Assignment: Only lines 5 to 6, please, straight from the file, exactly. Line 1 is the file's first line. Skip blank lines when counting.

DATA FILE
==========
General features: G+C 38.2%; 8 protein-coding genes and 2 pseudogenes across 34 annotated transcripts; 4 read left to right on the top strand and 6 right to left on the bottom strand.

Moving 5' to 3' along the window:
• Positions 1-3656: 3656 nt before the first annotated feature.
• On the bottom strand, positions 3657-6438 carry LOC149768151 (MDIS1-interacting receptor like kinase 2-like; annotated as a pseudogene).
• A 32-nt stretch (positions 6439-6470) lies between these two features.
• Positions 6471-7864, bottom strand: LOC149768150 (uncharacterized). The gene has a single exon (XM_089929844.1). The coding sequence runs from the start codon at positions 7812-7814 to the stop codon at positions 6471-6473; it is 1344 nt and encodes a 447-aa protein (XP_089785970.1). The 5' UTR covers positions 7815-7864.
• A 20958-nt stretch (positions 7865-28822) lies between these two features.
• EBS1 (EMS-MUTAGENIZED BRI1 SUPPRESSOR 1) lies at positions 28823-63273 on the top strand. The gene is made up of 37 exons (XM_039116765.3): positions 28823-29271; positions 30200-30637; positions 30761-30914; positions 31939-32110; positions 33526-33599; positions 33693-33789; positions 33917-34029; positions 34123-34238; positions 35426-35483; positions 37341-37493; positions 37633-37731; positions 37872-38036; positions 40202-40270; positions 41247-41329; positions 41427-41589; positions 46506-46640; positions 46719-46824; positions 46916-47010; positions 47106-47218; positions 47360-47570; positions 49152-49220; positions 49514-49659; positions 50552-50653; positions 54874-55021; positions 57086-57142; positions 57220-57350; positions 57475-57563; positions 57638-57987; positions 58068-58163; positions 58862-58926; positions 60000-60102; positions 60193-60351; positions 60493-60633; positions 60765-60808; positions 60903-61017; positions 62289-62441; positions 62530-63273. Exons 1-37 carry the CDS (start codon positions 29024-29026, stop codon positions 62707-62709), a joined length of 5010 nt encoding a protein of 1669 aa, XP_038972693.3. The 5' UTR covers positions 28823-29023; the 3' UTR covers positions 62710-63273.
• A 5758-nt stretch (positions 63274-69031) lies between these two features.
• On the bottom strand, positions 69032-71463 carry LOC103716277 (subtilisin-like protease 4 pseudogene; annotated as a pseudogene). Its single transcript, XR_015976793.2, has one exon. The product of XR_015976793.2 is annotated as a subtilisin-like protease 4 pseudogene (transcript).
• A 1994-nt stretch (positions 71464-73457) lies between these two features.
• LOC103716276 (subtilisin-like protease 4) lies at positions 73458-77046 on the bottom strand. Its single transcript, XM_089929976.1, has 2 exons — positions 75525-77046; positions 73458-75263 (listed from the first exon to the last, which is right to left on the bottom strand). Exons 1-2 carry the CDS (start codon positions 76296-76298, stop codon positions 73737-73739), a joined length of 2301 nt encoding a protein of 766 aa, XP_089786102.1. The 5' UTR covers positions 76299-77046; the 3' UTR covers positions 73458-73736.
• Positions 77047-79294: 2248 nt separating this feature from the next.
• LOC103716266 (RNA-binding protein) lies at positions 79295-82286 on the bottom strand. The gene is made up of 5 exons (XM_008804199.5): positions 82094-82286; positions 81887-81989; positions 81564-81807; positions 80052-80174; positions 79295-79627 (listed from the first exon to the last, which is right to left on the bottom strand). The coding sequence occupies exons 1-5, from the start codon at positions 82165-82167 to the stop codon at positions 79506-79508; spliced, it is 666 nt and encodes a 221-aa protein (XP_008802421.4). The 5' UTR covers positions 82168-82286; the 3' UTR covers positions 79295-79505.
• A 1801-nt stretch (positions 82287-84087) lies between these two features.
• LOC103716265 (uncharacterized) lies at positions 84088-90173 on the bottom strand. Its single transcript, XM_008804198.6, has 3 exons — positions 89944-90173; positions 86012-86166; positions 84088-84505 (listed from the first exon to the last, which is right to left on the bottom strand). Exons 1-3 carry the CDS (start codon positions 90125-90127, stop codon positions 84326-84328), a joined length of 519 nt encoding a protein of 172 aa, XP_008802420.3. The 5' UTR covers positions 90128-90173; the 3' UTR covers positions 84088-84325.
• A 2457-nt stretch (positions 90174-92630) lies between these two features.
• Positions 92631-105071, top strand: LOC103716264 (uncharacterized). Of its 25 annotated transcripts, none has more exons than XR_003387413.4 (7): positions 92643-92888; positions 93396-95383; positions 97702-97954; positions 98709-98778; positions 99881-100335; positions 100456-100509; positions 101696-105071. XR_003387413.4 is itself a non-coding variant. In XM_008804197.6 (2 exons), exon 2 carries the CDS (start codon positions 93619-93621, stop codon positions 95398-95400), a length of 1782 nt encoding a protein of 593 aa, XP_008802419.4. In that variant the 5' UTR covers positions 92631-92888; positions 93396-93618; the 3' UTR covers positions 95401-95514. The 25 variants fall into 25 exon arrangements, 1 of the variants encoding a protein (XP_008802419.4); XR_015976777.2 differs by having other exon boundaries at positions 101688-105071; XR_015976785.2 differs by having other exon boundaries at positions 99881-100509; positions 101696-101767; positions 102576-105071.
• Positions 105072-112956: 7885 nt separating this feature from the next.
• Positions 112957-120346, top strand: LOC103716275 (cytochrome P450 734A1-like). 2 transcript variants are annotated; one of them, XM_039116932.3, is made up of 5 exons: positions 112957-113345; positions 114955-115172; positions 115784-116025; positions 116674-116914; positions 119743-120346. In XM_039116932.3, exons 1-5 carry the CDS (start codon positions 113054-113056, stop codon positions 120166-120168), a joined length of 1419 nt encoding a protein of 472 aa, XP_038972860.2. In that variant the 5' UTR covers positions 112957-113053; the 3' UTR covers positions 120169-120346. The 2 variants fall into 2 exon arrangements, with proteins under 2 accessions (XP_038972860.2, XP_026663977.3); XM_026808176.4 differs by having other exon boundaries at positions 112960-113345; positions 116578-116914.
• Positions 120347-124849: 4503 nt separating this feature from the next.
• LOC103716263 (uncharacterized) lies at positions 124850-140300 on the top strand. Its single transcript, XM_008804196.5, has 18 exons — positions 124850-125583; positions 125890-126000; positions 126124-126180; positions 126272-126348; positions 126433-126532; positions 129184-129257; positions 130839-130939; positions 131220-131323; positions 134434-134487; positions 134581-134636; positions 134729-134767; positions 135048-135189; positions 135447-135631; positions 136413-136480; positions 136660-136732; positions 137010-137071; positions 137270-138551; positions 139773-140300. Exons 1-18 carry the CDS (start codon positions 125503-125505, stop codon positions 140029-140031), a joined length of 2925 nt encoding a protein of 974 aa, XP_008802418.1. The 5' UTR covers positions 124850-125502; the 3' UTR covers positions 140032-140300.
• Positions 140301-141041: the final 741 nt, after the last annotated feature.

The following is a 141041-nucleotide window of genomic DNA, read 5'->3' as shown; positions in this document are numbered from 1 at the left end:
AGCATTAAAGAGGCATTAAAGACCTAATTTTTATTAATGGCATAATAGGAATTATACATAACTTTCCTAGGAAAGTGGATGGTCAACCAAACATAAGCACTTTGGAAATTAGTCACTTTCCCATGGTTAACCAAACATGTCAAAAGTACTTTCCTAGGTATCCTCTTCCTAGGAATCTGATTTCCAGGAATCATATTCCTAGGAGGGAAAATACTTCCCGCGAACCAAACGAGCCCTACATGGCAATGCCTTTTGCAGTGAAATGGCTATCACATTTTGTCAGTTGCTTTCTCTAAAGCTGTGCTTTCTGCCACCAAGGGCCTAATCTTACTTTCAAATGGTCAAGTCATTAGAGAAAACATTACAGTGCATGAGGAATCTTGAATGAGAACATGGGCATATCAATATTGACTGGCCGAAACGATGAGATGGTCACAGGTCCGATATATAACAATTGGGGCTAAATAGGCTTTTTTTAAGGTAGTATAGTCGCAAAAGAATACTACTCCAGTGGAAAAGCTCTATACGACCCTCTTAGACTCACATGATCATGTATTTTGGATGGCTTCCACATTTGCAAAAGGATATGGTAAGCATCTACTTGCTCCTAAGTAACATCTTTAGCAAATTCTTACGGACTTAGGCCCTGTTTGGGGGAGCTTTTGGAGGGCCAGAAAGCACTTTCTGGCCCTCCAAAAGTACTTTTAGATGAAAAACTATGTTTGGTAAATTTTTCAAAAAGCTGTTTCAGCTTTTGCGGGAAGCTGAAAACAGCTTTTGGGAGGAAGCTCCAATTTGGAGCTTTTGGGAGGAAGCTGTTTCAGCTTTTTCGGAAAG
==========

• A 32-nt stretch (positions 6439-6470) lies between these two features.
• Positions 6471-7864, bottom strand: LOC149768150 (uncharacterized). The gene has a single exon (XM_089929844.1). The coding sequence runs from the start codon at positions 7812-7814 to the stop codon at positions 6471-6473; it is 1344 nt and encodes a 447-aa protein (XP_089785970.1). The 5' UTR covers positions 7815-7864.